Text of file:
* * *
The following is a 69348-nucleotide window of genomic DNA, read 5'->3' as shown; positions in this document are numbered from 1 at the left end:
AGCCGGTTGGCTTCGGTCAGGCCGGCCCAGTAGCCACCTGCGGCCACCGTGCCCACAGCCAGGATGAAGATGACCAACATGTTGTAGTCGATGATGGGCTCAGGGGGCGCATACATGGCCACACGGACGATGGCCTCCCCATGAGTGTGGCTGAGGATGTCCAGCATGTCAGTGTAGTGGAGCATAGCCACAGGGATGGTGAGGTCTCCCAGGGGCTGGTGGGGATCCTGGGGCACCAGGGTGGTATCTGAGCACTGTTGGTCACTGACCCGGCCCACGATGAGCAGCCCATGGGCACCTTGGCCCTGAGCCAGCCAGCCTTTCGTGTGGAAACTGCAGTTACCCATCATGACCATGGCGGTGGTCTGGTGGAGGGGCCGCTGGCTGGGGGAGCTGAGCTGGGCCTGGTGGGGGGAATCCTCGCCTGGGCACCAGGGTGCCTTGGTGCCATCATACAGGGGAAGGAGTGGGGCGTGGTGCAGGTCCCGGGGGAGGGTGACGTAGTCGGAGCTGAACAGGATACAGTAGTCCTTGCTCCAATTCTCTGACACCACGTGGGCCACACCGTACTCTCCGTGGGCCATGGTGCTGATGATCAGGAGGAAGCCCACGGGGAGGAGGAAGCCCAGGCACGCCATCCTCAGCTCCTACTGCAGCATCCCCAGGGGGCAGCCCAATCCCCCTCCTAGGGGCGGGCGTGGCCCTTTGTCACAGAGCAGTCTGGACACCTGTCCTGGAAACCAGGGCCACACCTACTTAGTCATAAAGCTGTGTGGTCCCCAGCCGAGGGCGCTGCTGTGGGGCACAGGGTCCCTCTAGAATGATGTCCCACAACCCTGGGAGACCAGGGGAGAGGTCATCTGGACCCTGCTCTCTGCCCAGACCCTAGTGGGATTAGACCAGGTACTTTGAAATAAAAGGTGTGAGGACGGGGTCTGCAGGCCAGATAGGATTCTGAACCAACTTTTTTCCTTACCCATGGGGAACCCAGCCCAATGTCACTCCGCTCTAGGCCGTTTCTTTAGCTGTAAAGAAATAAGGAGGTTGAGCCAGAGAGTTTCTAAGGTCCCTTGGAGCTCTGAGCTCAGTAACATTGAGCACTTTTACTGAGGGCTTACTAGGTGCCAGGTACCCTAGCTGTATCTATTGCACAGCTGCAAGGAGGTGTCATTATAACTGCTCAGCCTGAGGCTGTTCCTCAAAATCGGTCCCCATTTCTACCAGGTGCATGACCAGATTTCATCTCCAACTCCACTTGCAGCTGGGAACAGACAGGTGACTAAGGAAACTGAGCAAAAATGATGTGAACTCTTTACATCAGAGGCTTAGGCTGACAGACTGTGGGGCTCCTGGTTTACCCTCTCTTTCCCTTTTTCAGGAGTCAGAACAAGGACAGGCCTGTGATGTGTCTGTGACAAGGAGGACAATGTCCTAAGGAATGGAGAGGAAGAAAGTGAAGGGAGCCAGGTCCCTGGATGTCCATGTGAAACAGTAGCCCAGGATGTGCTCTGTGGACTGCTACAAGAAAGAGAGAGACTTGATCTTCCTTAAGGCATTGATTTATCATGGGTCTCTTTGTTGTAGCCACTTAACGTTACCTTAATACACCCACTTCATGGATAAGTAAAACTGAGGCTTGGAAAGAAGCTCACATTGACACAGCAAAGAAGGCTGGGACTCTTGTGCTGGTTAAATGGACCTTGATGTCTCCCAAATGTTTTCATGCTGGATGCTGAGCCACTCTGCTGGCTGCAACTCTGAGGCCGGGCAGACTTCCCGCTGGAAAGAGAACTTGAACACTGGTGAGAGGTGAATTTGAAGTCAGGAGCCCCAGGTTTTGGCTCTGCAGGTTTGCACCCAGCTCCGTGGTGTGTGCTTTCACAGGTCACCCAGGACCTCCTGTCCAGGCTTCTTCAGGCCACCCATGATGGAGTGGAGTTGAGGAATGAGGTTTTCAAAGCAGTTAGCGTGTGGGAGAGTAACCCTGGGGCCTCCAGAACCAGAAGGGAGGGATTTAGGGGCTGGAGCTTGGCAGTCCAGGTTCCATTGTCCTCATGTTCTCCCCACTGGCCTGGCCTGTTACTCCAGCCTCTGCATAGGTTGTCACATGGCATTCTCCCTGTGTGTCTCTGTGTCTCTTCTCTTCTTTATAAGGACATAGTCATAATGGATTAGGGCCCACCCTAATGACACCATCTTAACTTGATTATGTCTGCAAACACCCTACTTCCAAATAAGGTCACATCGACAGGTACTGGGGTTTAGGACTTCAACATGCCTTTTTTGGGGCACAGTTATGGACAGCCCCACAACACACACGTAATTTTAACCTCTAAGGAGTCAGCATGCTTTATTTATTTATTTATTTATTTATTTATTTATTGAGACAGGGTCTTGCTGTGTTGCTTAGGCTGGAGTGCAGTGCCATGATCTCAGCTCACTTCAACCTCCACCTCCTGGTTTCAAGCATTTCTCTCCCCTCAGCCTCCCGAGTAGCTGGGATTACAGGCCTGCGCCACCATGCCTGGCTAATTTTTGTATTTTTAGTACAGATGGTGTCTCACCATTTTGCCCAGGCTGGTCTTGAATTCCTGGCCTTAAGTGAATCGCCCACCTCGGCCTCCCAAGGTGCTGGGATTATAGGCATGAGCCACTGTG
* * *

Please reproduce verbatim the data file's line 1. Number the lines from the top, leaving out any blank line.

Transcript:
The following is a 69348-nucleotide window of genomic DNA, read 5'->3' as shown; positions in this document are numbered from 1 at the left end: